Technically, what A La Tomate serves isn't even a pizza. It's a tarte à la tomate -- a golden-brown, braided, buttery, pastry-shell tart filled with pizza-like toppings that comes straight from the cafes of Provence to Denver's 17th Avenue. At first bite, the pie tastes...weird. The sauce is keyed to French tastes, kicked up with a strong dose of herbes de Provence, and the crust seems to be made from crushed-up Keebler butter crackers. But once you get past the initial shock of this being unlike any other pizza you've tasted, you quickly realize that different is not necessarily a bad thing. In fact, it's a pretty good thing, especially when the kitchen brings all the skills of a pro pastry department to the construction of each shell.


Technically, what A La Tomate serves isn't even a pizza. It's a tarte à la tomate -- a golden-brown, braided, buttery, pastry-shell tart filled with pizza-like toppings that comes straight from the cafes of Provence to Denver's 17th Avenue. At first bite, the pie tastes...weird. The sauce is keyed to French tastes, kicked up with a strong dose of herbes de Provence, and the crust seems to be made from crushed-up Keebler butter crackers. But once you get past the initial shock of this being unlike any other pizza you've tasted, you quickly realize that different is not necessarily a bad thing. In fact, it's a pretty good thing, especially when the kitchen brings all the skills of a pro pastry department to the construction of each shell.

Until you've tasted what a French-trained, James Beard Award-nominated executive chef can do once he decides to open a dream neighborhood pizza place, you really haven't tasted pizza's potential. But since the debut of the Oven, Mark Tarbell's wood-fired pie joint in Belmar, now you can. Here, every pizza is hand-tossed; topped with the best organic, locally produced and artisan ingredients Tarbell can find; draped with his signature homemade mozzarella (made fresh all day in the Oven's kitchen) and smoked ricotta cheese; and cooked in one of two massive wood-fired ovens that Tarbell himself designed. The result is a lightly sauced pie, subtly woody in the crust. These aren't just pizzas, they're works of art -- true masterpizzas.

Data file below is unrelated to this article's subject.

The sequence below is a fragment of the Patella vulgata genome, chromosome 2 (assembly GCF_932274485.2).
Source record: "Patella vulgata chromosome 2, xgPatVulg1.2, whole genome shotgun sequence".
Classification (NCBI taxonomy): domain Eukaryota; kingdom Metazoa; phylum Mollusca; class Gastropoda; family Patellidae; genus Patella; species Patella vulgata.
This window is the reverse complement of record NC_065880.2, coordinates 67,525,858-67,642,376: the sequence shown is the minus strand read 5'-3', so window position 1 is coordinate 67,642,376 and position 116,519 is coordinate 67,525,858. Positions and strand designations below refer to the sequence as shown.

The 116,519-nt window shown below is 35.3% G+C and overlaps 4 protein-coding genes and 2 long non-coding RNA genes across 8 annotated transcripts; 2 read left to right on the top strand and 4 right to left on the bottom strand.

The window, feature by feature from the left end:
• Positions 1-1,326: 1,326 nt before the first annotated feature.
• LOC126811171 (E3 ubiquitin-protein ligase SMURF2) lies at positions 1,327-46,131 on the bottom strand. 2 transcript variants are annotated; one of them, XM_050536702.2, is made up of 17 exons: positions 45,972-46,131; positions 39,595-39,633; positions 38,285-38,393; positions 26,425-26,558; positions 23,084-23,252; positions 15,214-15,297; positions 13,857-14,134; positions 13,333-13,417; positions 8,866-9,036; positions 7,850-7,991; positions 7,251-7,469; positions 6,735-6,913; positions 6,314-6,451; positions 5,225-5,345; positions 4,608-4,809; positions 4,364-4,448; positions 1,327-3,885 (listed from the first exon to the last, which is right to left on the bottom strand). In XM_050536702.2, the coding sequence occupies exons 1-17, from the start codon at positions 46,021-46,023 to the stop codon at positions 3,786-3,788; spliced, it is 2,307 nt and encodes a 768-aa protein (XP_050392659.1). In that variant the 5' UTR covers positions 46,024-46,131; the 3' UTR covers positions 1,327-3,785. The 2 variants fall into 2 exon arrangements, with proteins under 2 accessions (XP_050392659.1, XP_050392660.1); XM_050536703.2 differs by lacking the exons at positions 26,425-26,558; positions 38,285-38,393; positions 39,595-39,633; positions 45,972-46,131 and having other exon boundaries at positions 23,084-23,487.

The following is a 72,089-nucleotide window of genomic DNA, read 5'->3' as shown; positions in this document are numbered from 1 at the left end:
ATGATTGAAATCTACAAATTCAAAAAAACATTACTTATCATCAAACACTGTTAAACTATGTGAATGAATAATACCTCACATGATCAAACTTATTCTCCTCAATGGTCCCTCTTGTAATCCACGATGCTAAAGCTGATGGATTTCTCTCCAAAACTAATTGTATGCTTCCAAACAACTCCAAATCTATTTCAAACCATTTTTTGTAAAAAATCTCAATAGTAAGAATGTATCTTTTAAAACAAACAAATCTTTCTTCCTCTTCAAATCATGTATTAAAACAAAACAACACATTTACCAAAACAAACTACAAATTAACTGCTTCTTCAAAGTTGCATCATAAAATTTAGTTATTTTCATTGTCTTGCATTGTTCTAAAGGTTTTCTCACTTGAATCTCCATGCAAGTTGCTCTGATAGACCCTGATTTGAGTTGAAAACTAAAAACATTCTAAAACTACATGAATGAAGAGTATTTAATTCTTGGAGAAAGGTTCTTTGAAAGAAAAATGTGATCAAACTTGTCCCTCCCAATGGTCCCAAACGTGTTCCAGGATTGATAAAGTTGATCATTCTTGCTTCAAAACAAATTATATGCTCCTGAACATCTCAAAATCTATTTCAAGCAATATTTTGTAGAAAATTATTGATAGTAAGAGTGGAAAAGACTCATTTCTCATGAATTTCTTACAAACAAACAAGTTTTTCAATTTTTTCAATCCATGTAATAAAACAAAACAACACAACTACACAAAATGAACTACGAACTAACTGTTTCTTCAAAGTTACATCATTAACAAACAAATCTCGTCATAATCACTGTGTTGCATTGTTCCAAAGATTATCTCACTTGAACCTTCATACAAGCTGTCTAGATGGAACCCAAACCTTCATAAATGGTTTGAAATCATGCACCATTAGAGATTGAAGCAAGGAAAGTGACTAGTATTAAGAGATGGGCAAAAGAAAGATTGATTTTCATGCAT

Until you've tasted what a French-trained, James Beard Award-nominated executive chef can do once he decides to open a dream neighborhood pizza place, you really haven't tasted pizza's potential. But since the debut of the Oven, Mark Tarbell's wood-fired pie joint in Belmar, now you can. Here, every pizza is hand-tossed; topped with the best organic, locally produced and artisan ingredients Tarbell can find; draped with his signature homemade mozzarella (made fresh all day in the Oven's kitchen) and smoked ricotta cheese; and cooked in one of two massive wood-fired ovens that Tarbell himself designed. The result is a lightly sauced pie, subtly woody in the crust. These aren't just pizzas, they're works of art -- true masterpizzas.

Famous Pizza has a vibe that lets you know you've come to the right place. It could be the abraded tile, the wobbly tables, the decor that's half Greek diner, half God knows what -- but there's definitely something in the collision between look, neighborhood and attitude that makes Famous the best spot for feeding that late-night jones for thin-crust perfection. The slices here are New York-style -- meaning thin crust, small bone and greasy -- and while they're not the absolute best in town, they're available until 3 a.m. on Friday and Saturday for the walk-in trade. And for that, Famous is rightly famous.